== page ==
ΔW = WA WB = 0 at the beginning of the training, meaning we begin the training with the original weights.

Parameter efficiency

Now, let’s address the big elephant in the room: how is this parameter efficient if we introduce new weight matrices? The new matrices WA and WB can be very small. For example, suppose A=100 and B=500, then the size of ΔW is 100 × 500 = 50,000. Now, if we decompose this into two smaller matrices, a 100×5-dimensional matrix WA and a 5×500-dimensional matrix WB. These two matrices only have 5× 100 + 5 × 500 = 3,000 parameters in total.

Reducing inference overhead

Note that in practice, if we keep the original weights W and the matrices WA and WB separate after training as shown above, we will incur a small efficiency penalty during inference as this introduces an additional computation step. Instead, we can update the weights after training via W’ = W + WA WB, which is analogous to W’ = W + ΔW mentioned earlier.

However, there can be practical advantages in keeping the weight matrices WA and WB separate. For example, imagine we want to keep our pretrained model as a base model for various customers, and we want to create a finetuned LLM for each customer starting from the base model. In this case, we don’t need to store the full weight matrices W’ for each customer, where storing all the weights W’ = W + WA WB for a model can be very large for LLMs, since LLMs typically have billions to trillions of weight parameters. So instead, we can keep the original model W and only need to store the new lightweight matrices WA and WB.

To illustrate this point with concrete numbers, a full 7B LLaMA checkpoint requires 23 GB of storage capacity, while the LoRA weights can be as small as 8 MB if we choose a rank of r=8.

How good is it in practice?

How good is LoRA in practice, and how does it compare to full finetuning and other parameter-efficient approaches? According to the LoRA paper, the modeling performance of models using LoRA performs slightly better than models using Adapters, prompt tuning, or prefix tuning across several task-specific benchmarks. Often, LoRA performs even better than finetuning all layers, as shown in the annotated table from the LoRA paper below. (ROUGE is a metric for evaluating language translation performance, I explained it in more detail here.)



Here, it’s worth noting that LoRA is orthogonal to the other finetuning methods, meaning it can also be combined with prefix tuning and adapters, for example.



Now, let’s work with an implementation of LoRA for finetuning Meta’s popular LLaMA model. Since this is already a long article, I will refrain from including the detailed code in this article itself, but I recommend checking out the Lit-LLaMA repository, which is a simple, readable reimplementation of Meta’s popular LLaMA model.

Besides code for training and running LLaMA itself (with the original Meta LLaMA weights), it also contains code for finetuning LLaMA using LLaMA-Adapter and LoRA.

To get started, I recommend the following How-To files:

  1. Downloading pretrained weights [ ]
  2. Finetuning with LoRA [ ]
  3. Finetuning with Adapter [ ] (optional, for comparison studies)

In the next section, we will compare the 7B LLaMA base model with the 7B LLaMA base finetuned using LoRA and LLaMA-Adapter. (Note that this requires a GPU with at least 24 Gb RAM). (For more details on the LLaMA-Adapter method, please see my previous article)


Computational Performance Benchmarks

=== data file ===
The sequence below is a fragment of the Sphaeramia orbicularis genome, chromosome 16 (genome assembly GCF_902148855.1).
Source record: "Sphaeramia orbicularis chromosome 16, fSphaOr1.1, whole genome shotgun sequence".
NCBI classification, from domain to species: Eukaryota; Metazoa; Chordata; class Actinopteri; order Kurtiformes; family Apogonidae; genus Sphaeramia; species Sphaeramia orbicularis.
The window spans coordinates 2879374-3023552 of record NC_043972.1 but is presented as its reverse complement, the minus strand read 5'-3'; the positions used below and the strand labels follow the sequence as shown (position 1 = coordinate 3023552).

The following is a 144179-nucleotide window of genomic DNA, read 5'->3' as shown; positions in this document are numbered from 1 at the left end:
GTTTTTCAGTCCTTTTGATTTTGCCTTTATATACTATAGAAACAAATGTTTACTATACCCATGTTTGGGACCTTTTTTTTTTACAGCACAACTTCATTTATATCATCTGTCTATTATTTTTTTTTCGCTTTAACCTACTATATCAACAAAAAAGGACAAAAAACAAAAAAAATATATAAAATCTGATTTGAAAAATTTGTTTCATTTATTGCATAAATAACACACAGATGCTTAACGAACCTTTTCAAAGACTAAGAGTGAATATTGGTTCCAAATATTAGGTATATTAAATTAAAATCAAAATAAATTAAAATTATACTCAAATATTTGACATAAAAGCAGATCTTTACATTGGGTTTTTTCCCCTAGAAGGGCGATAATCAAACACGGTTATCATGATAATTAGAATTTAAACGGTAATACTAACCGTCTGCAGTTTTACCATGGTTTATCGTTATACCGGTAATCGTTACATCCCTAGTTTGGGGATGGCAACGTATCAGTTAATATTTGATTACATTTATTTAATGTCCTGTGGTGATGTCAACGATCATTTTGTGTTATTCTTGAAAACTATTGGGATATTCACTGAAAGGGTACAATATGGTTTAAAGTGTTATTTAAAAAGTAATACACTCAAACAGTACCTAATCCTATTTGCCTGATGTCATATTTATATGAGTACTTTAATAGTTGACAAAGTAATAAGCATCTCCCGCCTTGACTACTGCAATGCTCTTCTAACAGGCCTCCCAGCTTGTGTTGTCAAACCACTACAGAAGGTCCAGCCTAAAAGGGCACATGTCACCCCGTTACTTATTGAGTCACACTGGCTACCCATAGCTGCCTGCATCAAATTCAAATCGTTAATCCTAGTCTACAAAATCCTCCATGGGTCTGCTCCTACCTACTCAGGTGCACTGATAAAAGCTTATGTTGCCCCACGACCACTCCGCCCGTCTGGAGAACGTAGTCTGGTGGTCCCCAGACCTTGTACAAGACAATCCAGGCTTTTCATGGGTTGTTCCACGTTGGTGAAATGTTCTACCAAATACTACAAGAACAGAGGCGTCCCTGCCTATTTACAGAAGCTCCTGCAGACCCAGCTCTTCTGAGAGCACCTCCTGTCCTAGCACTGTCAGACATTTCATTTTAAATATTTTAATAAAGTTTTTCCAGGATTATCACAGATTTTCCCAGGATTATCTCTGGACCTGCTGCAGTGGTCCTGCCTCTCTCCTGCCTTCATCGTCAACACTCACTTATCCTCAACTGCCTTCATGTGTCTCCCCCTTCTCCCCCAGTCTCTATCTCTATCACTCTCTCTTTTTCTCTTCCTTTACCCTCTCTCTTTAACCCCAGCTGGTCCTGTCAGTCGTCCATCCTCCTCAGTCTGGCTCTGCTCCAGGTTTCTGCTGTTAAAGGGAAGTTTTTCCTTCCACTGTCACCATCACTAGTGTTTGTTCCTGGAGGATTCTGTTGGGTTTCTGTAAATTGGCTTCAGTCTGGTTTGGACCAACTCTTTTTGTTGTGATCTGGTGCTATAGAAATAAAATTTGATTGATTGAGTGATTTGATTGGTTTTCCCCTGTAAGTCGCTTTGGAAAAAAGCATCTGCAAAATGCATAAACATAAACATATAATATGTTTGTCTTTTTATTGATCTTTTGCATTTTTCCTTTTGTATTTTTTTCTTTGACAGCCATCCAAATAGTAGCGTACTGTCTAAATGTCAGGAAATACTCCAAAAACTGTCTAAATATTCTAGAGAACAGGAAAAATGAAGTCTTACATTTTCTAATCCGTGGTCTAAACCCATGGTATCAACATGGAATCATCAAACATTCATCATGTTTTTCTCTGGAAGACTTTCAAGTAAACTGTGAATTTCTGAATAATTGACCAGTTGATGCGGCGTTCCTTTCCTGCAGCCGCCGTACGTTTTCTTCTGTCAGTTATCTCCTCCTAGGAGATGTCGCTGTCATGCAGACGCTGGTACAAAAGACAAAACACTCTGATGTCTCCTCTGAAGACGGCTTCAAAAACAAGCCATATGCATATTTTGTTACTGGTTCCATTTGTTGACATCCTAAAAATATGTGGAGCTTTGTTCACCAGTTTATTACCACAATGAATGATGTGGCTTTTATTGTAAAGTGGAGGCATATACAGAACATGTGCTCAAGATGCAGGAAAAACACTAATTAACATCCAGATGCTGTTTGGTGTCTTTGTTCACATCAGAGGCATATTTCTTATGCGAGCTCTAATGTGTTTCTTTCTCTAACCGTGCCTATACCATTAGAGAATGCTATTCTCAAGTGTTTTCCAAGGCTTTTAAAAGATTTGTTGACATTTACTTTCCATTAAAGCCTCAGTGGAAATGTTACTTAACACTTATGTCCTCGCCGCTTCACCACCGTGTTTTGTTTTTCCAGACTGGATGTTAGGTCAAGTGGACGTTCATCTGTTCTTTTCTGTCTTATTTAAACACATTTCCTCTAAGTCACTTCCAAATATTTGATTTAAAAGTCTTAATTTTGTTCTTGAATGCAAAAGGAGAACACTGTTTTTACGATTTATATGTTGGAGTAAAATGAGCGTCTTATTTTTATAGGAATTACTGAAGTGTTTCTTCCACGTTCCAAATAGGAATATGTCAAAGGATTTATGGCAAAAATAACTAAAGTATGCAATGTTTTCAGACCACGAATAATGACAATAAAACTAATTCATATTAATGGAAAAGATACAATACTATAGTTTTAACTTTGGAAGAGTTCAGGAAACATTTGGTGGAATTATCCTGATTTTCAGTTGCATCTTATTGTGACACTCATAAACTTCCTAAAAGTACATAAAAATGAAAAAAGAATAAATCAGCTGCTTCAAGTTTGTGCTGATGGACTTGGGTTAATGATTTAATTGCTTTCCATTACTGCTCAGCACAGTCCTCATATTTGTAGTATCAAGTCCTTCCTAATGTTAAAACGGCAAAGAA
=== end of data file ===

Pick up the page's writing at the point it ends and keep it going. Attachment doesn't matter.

In this section, we will compare the computational performance of the LLaMA 7B base model with the base model finetuned using LoRA and LLaMA-Adapter.

The finetuning dataset is the Alpaca 52k instruction dataset described here, which has the following structure:



The dataset itself was generated following the method described in the Self-Instruct paper and consists of 49,759 training examples and 2000 validation examples. The Self-Instruct procedure can be summarized in 4 steps:

How does this work? In a nutshell, it’s a 4-step process

  1. Seed task pool with a set of human-written instructions (175 in this case) and sample instructions
  2. Use a pretrained LLM (like GPT-3) to determine the task category
  3. Given the new instruction, let a pretrained LLM generate the response
  4. Collect, prune, and filter the responses before adding it to the task pool



Note that the Alpaca 52k dataset was collected using the automated self-instruct procedure above. However, you may also use (or compare it with) an alternative dataset. For example, an interesting candidate is the recently released open-source databricks-dolly-15k dataset that contains ~15k instruction/response finetuning records written by Databricks employees. The Lit-LLaMA repository contains a dataset preparation script in case you want to use this Dolly 15k dataset instead of the Alpaca 52k dataset.

Given the following hyperparameter settings (block size, batch size, and LoRA r) both Adapter and LoRA can finetune the 7B parameter LLaMA base model on a single GPU with 24 Gb RAM using bfloat-16 mixed precision training.


learning_rate = 3e-4
batch_size = 128
micro_batch_size = 4
gradient_accumulation_steps = batch_size // micro_batch_size
epoch_size = 50000 # train dataset size
num_epochs = 5
max_iters = num_epochs * epoch_size // micro_batch_size // devices
weight_decay = 0.0
block_size = 512
lora_r = 8
lora_alpha = 16
lora_dropout = 0.05
warmup_steps = 100

LaMA Adapter

learning_rate = 9e-3
batch_size = 128 / devices
micro_batch_size = 4
gradient_accumulation_steps = batch_size // micro_batch_size
epoch_size = 50000 # train dataset size
num_epochs = 5
max_iters = num_epochs * epoch_size // micro_batch_size // devices
weight_decay = 0.02
block_size = 512
warmup_steps = epoch_size * 2 // micro_batch_size // devices

In case the code changes in the future, I am including the code (with hyperparameter settings) here on GitHub.

Adapter used about 22 Gb and finished 62,400 iterations in 162 min on an A100. LoRA used 21 Gb of memory and finished in 192 min. In sum, Adapter and LoRA use approximately the same amount of RAM and have roughly the same training time based on the Lit-LLaMA implementations. (Note that this is on a single GPU, but if you have multiple GPUs, just change the devices parameter to > 1 to take advantage of additional speedups!)